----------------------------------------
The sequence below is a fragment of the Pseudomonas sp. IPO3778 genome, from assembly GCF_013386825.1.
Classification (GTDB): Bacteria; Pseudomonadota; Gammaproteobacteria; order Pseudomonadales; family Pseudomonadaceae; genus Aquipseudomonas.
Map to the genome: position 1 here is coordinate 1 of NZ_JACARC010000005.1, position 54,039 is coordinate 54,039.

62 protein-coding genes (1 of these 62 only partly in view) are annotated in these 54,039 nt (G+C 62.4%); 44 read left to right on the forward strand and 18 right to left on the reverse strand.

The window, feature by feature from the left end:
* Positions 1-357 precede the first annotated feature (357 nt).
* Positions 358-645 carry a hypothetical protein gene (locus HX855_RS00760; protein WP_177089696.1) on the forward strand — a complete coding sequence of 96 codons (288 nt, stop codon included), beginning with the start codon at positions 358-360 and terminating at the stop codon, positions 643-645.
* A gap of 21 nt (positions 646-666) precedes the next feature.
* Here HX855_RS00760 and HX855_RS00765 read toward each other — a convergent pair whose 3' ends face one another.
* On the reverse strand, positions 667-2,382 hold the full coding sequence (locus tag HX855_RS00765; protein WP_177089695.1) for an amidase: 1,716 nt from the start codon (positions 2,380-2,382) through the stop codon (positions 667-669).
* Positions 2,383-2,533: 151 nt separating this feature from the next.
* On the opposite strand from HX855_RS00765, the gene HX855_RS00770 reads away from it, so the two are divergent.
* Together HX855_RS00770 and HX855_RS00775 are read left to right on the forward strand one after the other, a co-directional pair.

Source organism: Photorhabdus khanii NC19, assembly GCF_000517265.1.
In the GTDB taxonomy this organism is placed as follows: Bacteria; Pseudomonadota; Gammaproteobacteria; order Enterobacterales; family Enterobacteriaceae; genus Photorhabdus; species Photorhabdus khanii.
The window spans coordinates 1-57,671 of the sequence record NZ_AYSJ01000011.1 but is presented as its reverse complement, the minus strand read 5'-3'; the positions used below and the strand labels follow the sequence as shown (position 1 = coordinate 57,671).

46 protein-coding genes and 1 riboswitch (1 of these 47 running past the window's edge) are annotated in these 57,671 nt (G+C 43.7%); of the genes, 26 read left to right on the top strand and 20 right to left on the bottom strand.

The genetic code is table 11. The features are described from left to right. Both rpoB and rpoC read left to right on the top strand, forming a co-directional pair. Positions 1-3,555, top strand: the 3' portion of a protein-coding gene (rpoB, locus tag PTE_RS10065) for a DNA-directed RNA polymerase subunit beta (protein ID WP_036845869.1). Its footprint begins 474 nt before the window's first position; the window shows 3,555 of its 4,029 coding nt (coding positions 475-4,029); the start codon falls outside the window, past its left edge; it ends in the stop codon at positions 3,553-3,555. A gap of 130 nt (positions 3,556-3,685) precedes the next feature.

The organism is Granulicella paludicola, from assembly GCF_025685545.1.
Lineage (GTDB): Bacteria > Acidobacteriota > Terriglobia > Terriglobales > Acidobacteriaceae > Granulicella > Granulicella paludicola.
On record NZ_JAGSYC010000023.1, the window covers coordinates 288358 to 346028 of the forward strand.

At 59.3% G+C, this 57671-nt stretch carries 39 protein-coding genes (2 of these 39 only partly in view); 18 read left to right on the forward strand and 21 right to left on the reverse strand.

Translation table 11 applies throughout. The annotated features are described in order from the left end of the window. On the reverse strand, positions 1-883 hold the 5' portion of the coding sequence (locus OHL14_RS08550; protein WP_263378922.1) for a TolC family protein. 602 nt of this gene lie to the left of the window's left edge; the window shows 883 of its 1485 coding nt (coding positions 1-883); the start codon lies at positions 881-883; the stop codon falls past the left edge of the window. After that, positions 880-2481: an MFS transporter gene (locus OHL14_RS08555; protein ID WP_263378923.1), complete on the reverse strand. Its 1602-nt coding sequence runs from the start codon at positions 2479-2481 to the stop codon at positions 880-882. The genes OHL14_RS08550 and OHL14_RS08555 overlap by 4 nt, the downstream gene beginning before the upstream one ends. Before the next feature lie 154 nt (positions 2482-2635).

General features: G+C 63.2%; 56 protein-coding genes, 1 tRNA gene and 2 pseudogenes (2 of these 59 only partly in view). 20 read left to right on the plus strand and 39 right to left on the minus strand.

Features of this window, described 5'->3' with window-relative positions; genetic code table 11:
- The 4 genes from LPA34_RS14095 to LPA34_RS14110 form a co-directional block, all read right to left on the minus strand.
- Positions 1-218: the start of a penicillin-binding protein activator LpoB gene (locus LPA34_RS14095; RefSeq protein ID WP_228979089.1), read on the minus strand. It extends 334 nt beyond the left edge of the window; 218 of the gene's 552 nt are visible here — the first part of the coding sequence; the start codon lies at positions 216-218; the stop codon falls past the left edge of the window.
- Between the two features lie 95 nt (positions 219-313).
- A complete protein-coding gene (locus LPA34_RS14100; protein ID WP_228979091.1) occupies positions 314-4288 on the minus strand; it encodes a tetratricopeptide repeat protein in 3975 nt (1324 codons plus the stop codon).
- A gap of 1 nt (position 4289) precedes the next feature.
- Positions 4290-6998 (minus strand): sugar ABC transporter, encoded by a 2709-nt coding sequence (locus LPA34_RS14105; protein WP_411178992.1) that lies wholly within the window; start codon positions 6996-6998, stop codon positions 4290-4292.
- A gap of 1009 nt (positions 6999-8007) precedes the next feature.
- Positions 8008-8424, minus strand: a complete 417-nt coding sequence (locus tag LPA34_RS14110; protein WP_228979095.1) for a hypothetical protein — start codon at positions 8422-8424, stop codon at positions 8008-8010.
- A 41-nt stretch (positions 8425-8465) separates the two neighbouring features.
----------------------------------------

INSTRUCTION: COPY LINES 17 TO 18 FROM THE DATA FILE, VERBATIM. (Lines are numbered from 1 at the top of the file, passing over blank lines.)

46 protein-coding genes and 1 riboswitch (1 of these 47 running past the window's edge) are annotated in these 57,671 nt (G+C 43.7%); of the genes, 26 read left to right on the top strand and 20 right to left on the bottom strand.

The genetic code is table 11. The features are described from left to right. Both rpoB and rpoC read left to right on the top strand, forming a co-directional pair. Positions 1-3,555, top strand: the 3' portion of a protein-coding gene (rpoB, locus tag PTE_RS10065) for a DNA-directed RNA polymerase subunit beta (protein ID WP_036845869.1). Its footprint begins 474 nt before the window's first position; the window shows 3,555 of its 4,029 coding nt (coding positions 475-4,029); the start codon falls outside the window, past its left edge; it ends in the stop codon at positions 3,553-3,555. A gap of 130 nt (positions 3,556-3,685) precedes the next feature.